No matter how special the Elva might be I can not take it serious. McLaren originally thought they could sell 400 pieces at 1.7M dollar. And yes that was before the windscreen version was introduced… 400 fully open cars without a windscreen. What were they thinking? Now they lowered the production number several times and then decided to put a windscreen on it. And here is my problem with the Elva. They designed the Elva to have no windscreen. All front end aero is designed for that, when they could not get it right they slammed a stupid ugly windscreen that comes straight up out of the bonnet to actually make it okay to drive without a windscreen. After that they put a windscreen on it to be able to sell some more cars because they could not dump enough of them. So you either have the ugly windscreen on your bonnet, that is in no way aero friendly whatever McLaren will try to tell you, or you have a car designed aero wise to have no windscreen with an actual windscreen slammed on it. And all of those compromises cost you 1.5-2M Dollar?!
    I am really interested how many McLaren ended up selling and at what price. Most buyers probably bought one in hope of a good investment but I do not see that happening for this car.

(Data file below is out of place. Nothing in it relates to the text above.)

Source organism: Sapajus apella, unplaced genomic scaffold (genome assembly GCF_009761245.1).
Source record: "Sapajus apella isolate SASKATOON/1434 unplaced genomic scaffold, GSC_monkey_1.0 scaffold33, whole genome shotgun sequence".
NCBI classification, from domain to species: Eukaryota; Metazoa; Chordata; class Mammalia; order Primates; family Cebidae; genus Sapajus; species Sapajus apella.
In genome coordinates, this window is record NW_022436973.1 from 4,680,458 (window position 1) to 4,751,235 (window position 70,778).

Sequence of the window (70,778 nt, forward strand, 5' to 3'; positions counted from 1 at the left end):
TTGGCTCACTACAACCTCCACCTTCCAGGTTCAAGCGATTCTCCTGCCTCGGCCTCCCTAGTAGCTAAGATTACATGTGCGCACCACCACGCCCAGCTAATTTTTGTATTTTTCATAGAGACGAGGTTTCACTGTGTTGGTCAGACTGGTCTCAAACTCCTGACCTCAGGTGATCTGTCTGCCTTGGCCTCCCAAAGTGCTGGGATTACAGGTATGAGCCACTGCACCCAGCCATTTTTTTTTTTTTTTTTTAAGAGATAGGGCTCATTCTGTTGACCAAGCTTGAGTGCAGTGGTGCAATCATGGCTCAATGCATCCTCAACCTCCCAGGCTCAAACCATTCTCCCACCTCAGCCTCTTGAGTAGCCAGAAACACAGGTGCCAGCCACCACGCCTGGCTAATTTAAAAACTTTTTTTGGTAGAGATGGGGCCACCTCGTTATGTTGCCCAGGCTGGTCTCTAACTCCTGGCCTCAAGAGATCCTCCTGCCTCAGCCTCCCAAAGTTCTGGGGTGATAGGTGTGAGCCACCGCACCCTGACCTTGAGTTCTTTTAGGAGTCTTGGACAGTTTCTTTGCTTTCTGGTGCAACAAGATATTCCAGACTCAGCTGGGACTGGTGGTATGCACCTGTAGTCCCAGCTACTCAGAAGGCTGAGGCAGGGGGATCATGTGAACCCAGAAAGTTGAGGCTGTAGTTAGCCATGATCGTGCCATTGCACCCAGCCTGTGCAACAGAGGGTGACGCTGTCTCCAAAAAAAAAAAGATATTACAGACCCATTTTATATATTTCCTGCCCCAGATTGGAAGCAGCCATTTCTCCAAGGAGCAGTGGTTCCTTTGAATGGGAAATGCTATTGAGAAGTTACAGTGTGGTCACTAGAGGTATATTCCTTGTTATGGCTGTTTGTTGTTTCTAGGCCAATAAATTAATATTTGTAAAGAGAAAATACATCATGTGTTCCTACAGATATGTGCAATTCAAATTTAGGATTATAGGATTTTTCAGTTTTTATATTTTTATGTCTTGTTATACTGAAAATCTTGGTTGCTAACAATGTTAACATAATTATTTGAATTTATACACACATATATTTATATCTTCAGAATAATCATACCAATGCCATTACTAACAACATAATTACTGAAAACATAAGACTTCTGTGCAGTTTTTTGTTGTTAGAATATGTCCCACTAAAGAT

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    John
    18 May 2022
     8:24pm

    Just did a Google for the wheelbase for various different McLaren’s from the 12C to 765LT and they’re all the same. Interesting. I thought they looked different in the photos shown here.

    Whilst the base specification of their engines are similar, don’t they have different turbos? And different finishes on the pistons too? A bit more in the detail than a Top Trump card most automotive journalists check!

    Right from day one I’ve liked the looks of the Senna. Strange that considering the 720s is sleeker, but I like it because it has purpose in its looks. Just looking at it you know it’s going to be awesome. You know it’s going to give you confidence to drive fast and by that I mean its abilities are way beyond yours!

    And once again with the 765LT McLaren gives a lesson to other marques how to make a supercar. Great stuff.

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    #lessismoremike
    15 May 2022
     2:27pm

    A magical snap shot of an exclusive world of ultimates.
    Written with clarity and illumination.

    It’s a joy.